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Plasmodium falciparum Protein Microarray Antibody Profiles Correlate With Protection From Symptomatic Malaria in Kenya
University of Massachusetts Medical School Faculty Publications
  • Arlene E. Dent, Case Western Reserve University
  • Rie Nakajima, University of California, Irvine
  • Li Liang, University of California, Irvine
  • Elisabeth Baum, University of California, Irvine
  • Ann M. Moormann, University of Massachusetts Medical School
  • Peter Odada Sumba, Kenya Medical Research Institute
  • John Vulule, Kenya Medical Research Institute
  • Denise Babineau, Rho Inc.
  • Arlo Randall, Antigen Discovery, Inc.
  • D. Huw Davies, University of California, Irvine
  • Philip L. Felgner, University of California, Irvine
  • James W. Kazura, Case Western Reserve University
UMMS Affiliation
Center for Global Health Research; Program in Molecular Medicine
Publication Date
11-1-2015
Document Type
Article
Subjects
Adolescent; Adult; Aged; Animals; Antibodies, Protozoan; Antigens, Protozoan; Antimalarials; Child; Child, Preschool; Female; Humans; Immunity, Innate; Immunoglobulin G; Infant; Kenya; Malaria; Membrane Proteins; Merozoites; Mice; Middle Aged; Plasmodium falciparum; Proportional Hazards Models; *Protein Array Analysis; Protozoan Proteins; Young Adult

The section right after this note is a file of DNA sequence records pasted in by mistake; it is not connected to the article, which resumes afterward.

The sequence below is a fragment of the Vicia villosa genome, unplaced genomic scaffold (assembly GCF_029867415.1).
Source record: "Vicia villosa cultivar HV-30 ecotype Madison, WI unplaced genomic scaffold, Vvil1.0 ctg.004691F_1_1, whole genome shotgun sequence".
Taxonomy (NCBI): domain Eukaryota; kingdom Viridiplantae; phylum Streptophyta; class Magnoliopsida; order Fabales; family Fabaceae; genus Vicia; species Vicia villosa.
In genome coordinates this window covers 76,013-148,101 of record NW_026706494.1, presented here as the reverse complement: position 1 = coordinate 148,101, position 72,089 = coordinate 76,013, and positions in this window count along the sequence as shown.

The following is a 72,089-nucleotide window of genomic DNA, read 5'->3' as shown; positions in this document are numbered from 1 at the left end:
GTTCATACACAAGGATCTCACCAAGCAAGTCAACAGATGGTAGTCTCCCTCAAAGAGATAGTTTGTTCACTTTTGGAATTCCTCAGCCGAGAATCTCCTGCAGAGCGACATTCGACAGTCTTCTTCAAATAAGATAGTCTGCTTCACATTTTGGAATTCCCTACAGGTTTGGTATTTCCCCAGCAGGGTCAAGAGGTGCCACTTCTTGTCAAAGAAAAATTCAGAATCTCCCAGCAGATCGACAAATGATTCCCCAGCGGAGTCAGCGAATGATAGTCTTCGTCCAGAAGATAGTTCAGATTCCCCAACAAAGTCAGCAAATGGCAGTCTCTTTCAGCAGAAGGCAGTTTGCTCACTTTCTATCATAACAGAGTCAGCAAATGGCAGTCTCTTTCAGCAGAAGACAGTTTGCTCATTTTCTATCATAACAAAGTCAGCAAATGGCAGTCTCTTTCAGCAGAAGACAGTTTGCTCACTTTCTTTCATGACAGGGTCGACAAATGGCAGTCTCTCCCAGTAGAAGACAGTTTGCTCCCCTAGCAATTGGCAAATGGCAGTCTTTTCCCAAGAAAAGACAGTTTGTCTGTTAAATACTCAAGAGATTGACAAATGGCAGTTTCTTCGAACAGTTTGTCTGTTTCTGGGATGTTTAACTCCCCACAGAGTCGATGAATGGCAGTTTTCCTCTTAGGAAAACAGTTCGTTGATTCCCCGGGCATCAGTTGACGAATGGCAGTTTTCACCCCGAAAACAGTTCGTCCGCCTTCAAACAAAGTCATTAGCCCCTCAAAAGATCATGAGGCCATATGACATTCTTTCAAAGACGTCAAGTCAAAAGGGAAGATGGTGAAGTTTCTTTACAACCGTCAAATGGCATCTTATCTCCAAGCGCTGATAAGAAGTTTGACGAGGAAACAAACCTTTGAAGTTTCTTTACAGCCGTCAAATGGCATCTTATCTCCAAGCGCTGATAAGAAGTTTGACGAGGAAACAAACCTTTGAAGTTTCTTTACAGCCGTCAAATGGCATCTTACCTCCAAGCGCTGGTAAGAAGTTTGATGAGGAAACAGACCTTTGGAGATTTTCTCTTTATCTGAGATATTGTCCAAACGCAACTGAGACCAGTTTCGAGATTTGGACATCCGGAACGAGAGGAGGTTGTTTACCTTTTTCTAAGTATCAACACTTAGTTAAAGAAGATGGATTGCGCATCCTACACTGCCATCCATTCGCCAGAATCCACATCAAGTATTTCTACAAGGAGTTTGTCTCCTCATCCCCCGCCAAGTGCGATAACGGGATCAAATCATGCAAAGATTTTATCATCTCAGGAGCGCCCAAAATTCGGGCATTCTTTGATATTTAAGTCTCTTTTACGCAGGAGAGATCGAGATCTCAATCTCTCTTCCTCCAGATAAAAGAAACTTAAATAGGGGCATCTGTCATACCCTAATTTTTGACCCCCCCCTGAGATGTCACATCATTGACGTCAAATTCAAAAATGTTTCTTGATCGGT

Abstract
BACKGROUND: Immunoglobulin G antibodies (Abs) to Plasmodium falciparum antigens have been associated with naturally acquired immunity to symptomatic malaria. METHODS: We probed protein microarrays covering 824 unique P. falciparum protein features with plasma from residents of a community in Kenya monitored for 12 weeks for (re)infection and symptomatic malaria after administration of antimalarial drugs. P. falciparum proteins recognized by Abs from 88 children (aged 1-14 years) and 86 adults (aged > /= 18 years), measured at the beginning of the observation period, were ranked by Ab signal intensity. RESULTS: Abs from immune adults reacted with a total 163 of 824 P. falciparum proteins. Children gradually acquired Abs to the full repertoire of antigens recognized by adults. Abs to some antigens showed high seroconversion rates, reaching maximal levels early in childhood, whereas others did not reach adult levels until adolescence. No correlation between Ab signal intensity and time to (re)infection was observed. In contrast, Ab levels to 106 antigens were significantly higher in children who were protected from symptomatic malaria compared with those who were not. Abs to antigens predictive of protection included P. falciparum erythrocyte membrane protein 1, merozoite surface protein (MSP) 10, MSP2, liver-stage antigen 3, PF70, MSP7, and Plasmodium helical interspersed subtelomeric domain protein. CONCLUSIONS: Protein microarrays may be useful in the search for malaria antigens associated with protective immunity.
Keywords
  • antibody,
  • antigen,
  • malaria,
  • protective immunity,
  • protein microarray
DOI of Published Version
10.1093/infdis/jiv224
Source
J Infect Dis. 2015 Nov 1;212(9):1429-38. doi: 10.1093/infdis/jiv224. Epub 2015 Apr 15. Link to article on publisher's site
Related Resources
Link to Article in PubMed
PubMed ID
25883384
Citation Information
Arlene E. Dent, Rie Nakajima, Li Liang, Elisabeth Baum, et al.. "Plasmodium falciparum Protein Microarray Antibody Profiles Correlate With Protection From Symptomatic Malaria in Kenya" Vol. 212 Iss. 9 (2015) ISSN: 0022-1899 (Linking)
Available at: http://works.bepress.com/ann_moormann/59/